Superworms often get a bad rap. But they’re actually an excellent addition to most reptile diets due to their nutritional value, interactive nature, and affordable price.
In this blog post, we’re demystifying the rumors and myths associated with superworms. Read on to get the straight facts about these wiggly little guys – the truth may shock you!
Superworm Myth 1:
“Superworms will eat their way out of a reptile’s stomach if you don’t remove their heads before feeding.”
If you’re anything like us, you hang out in a TON of reptile forums online. A common belief among novice reptile keepers is that superworms can bore out of a reptile’s stomach if their heads aren’t removed before feeding time.
Many experienced reptile keepers consider this an old wives’ tale. In our years of breeding reptiles professionally, we’ve never once seen this happen. In fact, the acids in a reptile’s stomach will kill any superworm (if your pet doesn’t kill it first during mealtime).
Superworms have been known to bite reptiles in the mouth while being eaten – they can be cranky little buggers. You can avoid biting incidents by supervising your feedings and avoiding feeding your pet any superworms that are larger than the space between their eyes.
But if a reptile dies, superworms WILL start to eat them (the circle of life), which may be where this myth started. Remember always to select the correctly sized feeder insect for your pet because incorrectly sized food can be a choking hazard. Learn more about feeder insect safety here.
Keeping all that in mind, you can choose to crush the worms’ heads before feeding your pet if it makes you feel safer, but it’s absolutely not necessary.
Superworm Myth 2:
“Superworms have no nutritional value.”
Another reptile forum myth we repeatedly encounter is that superworms are void of nutritional value.
Superworms are a beneficial food for leopard geckos, crested geckos, bearded dragons, and more, providing health benefits like:
- They help fussy eaters bulk up. Beardies, cresties, and more love superworms making them perfect for picky eaters. After all, who doesn’t enjoy a special treat? Because of their high-fat content, superworms are a great help to malnourished bearded dragons.
- Protein. Bearded dragons in particular need to regularly eat insects to supply them with the protein they need. Because superworms are 19% protein, they are a suitable protein source for your beloved beardie.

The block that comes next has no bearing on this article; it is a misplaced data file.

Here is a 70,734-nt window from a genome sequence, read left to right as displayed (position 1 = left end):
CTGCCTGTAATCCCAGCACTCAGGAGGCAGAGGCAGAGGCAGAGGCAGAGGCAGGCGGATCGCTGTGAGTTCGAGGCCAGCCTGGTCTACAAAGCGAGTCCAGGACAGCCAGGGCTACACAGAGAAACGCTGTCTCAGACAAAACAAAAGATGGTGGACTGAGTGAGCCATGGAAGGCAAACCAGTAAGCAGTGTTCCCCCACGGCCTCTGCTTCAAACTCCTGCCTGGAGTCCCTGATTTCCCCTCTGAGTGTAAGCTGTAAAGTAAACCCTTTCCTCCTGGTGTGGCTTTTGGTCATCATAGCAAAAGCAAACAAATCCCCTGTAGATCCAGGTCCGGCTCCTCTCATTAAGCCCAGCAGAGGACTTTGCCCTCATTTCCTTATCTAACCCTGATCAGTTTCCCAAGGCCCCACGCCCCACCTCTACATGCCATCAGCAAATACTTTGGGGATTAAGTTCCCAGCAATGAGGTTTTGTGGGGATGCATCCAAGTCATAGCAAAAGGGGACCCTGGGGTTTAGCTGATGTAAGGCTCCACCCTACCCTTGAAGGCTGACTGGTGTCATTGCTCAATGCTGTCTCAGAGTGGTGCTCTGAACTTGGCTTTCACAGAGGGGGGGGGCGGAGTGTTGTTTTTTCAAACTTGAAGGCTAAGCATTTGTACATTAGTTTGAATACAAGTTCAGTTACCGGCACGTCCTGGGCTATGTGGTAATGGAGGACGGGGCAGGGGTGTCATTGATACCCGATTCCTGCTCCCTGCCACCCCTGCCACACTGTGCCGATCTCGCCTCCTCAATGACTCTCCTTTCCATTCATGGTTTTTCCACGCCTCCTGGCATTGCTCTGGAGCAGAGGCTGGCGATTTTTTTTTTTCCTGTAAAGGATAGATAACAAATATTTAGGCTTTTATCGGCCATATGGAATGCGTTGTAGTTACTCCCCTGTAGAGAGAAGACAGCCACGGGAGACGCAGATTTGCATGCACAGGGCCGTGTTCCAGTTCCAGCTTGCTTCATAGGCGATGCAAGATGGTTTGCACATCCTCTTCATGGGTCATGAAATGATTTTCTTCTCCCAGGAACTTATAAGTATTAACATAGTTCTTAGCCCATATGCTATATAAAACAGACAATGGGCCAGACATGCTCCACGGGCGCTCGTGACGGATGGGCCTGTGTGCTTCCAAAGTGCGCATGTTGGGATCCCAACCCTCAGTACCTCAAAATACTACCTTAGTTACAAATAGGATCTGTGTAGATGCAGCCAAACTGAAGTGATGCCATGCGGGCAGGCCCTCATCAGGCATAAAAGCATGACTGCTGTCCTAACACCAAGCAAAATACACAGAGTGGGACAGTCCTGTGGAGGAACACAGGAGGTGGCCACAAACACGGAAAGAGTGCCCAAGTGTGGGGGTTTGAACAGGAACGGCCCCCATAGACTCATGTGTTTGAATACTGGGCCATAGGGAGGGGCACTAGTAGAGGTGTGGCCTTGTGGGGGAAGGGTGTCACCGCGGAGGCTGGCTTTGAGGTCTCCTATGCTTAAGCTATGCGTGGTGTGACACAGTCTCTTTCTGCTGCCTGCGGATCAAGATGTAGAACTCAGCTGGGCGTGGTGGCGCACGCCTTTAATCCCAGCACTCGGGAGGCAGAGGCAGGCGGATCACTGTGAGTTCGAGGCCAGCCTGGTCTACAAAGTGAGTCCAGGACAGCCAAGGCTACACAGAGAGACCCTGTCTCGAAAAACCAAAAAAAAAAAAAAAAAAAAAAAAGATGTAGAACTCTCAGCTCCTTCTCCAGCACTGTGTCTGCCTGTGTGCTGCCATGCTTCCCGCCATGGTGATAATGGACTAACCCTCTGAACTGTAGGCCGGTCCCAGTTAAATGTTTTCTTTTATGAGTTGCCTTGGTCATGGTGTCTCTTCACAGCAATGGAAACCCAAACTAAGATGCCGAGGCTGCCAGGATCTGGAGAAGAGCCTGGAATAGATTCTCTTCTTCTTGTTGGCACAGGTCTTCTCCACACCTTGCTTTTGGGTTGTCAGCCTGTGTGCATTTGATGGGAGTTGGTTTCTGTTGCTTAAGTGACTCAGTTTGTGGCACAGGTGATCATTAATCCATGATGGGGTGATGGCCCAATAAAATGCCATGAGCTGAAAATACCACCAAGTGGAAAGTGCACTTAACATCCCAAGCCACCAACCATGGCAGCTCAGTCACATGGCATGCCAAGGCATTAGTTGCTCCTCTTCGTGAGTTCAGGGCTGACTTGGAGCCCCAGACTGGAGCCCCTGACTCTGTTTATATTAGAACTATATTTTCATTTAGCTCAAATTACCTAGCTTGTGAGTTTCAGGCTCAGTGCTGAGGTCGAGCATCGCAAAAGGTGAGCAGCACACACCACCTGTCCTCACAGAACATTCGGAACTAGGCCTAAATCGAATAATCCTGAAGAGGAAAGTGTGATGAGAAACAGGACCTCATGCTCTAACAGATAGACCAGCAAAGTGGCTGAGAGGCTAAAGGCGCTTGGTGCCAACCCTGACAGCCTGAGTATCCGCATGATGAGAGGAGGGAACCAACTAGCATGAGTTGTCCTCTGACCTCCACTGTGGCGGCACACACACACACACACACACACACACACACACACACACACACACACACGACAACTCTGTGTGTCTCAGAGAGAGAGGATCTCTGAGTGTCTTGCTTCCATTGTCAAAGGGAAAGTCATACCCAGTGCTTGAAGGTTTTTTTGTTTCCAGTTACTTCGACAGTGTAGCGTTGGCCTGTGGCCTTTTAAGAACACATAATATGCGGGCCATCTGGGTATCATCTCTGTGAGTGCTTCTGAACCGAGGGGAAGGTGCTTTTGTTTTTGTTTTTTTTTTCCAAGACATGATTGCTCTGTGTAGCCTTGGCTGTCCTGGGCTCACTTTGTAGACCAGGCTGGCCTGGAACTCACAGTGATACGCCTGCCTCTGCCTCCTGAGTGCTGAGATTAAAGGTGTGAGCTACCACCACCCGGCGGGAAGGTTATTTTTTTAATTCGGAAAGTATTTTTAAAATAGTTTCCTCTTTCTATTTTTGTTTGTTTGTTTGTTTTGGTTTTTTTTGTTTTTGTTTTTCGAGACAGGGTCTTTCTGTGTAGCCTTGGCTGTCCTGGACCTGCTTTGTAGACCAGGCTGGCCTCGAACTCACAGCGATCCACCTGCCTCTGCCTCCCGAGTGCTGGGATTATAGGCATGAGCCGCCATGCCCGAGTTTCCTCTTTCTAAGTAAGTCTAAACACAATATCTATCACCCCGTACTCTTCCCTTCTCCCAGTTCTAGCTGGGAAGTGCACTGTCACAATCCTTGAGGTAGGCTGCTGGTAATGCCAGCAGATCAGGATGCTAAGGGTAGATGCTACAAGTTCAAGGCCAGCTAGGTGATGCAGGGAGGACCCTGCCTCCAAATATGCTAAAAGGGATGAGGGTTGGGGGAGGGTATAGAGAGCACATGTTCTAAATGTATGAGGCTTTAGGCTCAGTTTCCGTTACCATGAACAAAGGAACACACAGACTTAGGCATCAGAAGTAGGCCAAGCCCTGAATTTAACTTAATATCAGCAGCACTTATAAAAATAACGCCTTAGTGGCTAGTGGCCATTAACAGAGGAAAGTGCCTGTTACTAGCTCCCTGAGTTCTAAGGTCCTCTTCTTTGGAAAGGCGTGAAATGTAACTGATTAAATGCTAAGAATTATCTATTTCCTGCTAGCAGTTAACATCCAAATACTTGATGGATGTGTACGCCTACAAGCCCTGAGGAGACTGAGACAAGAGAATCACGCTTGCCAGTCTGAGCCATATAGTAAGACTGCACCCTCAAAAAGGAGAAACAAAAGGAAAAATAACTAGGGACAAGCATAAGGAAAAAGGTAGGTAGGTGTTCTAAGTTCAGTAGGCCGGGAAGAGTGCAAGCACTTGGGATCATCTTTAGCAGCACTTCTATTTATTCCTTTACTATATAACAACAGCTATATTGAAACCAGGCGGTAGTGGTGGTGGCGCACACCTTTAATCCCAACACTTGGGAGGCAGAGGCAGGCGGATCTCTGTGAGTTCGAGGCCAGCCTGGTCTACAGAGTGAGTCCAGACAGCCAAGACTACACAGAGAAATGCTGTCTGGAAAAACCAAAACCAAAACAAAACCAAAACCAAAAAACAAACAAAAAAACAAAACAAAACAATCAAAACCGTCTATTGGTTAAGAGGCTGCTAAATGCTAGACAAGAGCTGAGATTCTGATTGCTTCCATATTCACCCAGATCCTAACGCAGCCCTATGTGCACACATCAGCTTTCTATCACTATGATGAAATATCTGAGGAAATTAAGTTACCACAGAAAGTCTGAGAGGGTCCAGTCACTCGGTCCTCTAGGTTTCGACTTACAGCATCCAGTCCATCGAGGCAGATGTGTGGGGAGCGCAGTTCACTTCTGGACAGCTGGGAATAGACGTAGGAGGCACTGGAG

- The thrill of the chase. As with dubia roaches, superworms are an interactive meal that ignites the thrill of the hunt in your reptile. This is good for your pet’s mental wellness.
- Water-rich. Because superworms are over 50% moisture, they are an excellent source of hydration for your crestie or bearded dragon. Proper hydration helps your pet avoid impaction, diarrhea, dehydration, and other gut health issues.
Want specifics? Take a look at the chart below for a superworm nutritional breakdown:
Superworm Myth 3:
“Superworms cause impaction.”
Dehydration is the #1 cause of impaction in reptiles – not superworms. As we mentioned above, superworms are over 50% moisture, making them a hydrating food source.
Common signs of dehydration in bearded dragons:
- Tacky saliva
- Wrinkled skin
- Sunken eyes
- Flaky skin
- A decrease in appetite
If your dragon (or other reptile species) displays these symptoms – it may be time to schedule an appointment with your veterinarian.
Can superworms contribute to compaction?
Yes, they can, but superworms shouldn’t cause compaction in a healthy lizard that eats a varied diet of superworms, dubia roaches, fruits, and vegetables. When dealing with juvenile or baby reptiles – it’s best to hold off on introducing them to superworms as they have undeveloped digestive systems.
Buy Superworms Now
So, now you have the straight facts about superworms. Are you ready to add them to your reptile’s diet? Pop over to our shop right away and get your order in! We’ll send them directly to your doorstep!